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Does 'The Mandalorian's Moff Gideon Prove 'Star Wars' Fans Are Not Actually Racist?

Image credit: Legion-Media

After Lucasfilm accused Star Wars fans of racism following the 'Obi-Wan Kenobi' hatestorm involving Moses Ingram's Reva, many fans feel like the scandal is being blown out of proportion. Perhaps the problem lies in poor character development rather than racial prejudice?

'Obi-Wan Kenobi' premiered to generally favorable reviews from fans and critics alike; almost everyone was happy to see Ewan McGregor return to his beloved Jedi role. However, in spite of the huge viewership numbers, one big problem suddenly arose – a big portion of fans hated the Inquisitor Reva, played by Moses Ingram. Her character was portrayed as a stern and self-assured young woman desperately trying to prove her worth to Darth Vader himself, which certainly contributed to Lucasfilm's accusations of fandom being racist and sexist.

But fans certainly weren't happy about the accusations of bigotry, blaming, in turn, 'Obi-Wan Kenobi' creators for the terrible character development, rather flat Reva's personality and unfortunate costume design. And they do have something to back up their claims that Reva's almost universal hatred is not racism. As one fan noted on Twitter, it's almost impossible to find a 'Star Wars' aficionado who doesn't like Moff Gideon, played by Giancarlo Esposito.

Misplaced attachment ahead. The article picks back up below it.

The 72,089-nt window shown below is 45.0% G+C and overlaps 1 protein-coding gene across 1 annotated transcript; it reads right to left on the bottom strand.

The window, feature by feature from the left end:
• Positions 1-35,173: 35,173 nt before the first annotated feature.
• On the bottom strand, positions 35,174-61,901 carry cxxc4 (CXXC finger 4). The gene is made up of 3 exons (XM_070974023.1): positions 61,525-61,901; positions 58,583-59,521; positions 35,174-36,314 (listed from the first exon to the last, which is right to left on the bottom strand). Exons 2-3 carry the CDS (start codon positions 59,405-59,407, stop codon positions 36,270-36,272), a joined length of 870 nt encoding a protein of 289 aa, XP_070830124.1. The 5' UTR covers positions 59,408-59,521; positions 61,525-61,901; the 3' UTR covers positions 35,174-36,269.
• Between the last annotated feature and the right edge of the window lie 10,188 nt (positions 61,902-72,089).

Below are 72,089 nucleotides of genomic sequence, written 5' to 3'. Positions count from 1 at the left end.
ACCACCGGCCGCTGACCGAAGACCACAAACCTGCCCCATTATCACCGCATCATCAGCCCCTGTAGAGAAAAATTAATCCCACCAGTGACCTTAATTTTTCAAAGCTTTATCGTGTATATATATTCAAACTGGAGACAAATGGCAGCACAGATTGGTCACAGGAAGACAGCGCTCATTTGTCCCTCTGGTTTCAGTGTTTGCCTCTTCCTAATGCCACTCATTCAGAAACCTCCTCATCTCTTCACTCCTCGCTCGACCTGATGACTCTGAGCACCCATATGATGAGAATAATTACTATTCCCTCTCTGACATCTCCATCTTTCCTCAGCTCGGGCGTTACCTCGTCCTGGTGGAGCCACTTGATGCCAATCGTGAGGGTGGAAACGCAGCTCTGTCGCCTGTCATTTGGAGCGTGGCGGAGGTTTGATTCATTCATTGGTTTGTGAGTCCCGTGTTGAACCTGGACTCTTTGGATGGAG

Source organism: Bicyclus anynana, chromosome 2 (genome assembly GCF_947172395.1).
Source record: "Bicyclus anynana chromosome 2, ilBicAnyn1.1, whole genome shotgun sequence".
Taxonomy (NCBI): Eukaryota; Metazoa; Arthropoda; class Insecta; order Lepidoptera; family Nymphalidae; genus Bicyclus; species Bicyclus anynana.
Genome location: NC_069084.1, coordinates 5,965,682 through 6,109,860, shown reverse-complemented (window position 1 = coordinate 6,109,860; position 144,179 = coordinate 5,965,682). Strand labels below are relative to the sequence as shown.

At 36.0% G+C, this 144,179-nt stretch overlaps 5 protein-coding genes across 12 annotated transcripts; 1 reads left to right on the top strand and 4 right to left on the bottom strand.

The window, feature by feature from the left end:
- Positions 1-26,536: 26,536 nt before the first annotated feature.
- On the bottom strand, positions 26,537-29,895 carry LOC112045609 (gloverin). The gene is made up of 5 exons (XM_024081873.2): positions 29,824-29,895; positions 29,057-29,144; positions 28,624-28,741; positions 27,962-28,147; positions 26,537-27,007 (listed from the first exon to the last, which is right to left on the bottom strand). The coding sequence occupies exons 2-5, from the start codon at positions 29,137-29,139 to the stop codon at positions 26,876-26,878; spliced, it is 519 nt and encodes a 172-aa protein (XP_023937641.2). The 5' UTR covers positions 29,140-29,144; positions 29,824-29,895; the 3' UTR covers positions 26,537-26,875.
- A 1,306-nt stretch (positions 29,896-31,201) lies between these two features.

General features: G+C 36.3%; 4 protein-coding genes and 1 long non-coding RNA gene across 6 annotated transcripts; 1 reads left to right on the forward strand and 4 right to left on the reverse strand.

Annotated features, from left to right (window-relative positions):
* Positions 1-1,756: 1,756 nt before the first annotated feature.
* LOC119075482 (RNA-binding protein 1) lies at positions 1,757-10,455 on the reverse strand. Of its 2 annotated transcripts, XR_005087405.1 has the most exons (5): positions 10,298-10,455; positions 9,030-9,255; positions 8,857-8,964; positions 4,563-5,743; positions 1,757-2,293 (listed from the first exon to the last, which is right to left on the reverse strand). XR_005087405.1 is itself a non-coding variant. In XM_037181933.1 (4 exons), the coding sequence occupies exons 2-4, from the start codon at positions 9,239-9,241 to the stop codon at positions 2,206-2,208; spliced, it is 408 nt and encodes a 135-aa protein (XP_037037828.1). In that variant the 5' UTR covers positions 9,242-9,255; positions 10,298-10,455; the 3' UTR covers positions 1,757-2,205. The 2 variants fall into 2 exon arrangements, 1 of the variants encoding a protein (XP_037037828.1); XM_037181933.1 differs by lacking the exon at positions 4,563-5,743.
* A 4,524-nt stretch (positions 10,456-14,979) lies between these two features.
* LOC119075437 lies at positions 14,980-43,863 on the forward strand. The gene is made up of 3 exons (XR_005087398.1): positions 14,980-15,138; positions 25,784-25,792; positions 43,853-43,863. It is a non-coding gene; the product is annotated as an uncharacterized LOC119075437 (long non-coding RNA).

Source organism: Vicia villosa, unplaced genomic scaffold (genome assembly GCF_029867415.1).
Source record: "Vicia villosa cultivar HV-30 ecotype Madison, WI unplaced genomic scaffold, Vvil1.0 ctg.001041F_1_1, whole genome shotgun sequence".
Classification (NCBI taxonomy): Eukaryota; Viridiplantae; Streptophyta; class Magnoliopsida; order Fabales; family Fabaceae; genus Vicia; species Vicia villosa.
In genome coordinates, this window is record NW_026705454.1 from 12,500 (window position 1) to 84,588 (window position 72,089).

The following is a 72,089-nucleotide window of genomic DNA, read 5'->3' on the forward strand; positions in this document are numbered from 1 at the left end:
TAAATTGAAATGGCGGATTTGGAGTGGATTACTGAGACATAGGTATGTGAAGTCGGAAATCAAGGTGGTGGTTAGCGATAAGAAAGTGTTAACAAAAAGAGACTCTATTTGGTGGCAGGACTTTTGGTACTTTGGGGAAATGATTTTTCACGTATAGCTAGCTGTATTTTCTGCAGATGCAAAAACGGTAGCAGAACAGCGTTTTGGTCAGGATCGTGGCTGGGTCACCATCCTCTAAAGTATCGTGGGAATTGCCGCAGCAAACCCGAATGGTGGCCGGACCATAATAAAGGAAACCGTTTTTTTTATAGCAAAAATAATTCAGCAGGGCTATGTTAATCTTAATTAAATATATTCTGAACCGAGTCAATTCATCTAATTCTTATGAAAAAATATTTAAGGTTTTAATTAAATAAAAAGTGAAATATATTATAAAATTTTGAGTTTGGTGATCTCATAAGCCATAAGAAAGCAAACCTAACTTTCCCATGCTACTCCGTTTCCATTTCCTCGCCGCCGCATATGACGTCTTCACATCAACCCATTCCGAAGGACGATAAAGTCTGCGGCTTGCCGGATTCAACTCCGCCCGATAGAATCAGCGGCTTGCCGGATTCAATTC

"No one’s calling The Mandalorian fans racist when Moff Gideon was in it.

This is because The Mandalorian is actually good." – @BrookIT2.

And the list goes on – another Twitter user made a whole list of 'Star Wars' characters beloved by almost everyone in the fandom because both their presentation and character writing were top notch and not just passable.

"Nobody hates Mace Windu.

Nobody hates Vader (James Earl Jones).

Nobody hates Lando.

Nobody hates Ashoka (Rosario Dawnson).

Nobody hates Moff Gideon.

And plenty other characters.

Only Reva and Finn.

Are there some racists? Sure. But that’s not why most fans don’t like them." – @AvatarMMA.

However, some people are still unwilling to give the accused 'Star Wars' fandom the benefit of the doubt, arguing that it is possible to be racist toward almost any group, citing some substantial evidence for their claims.

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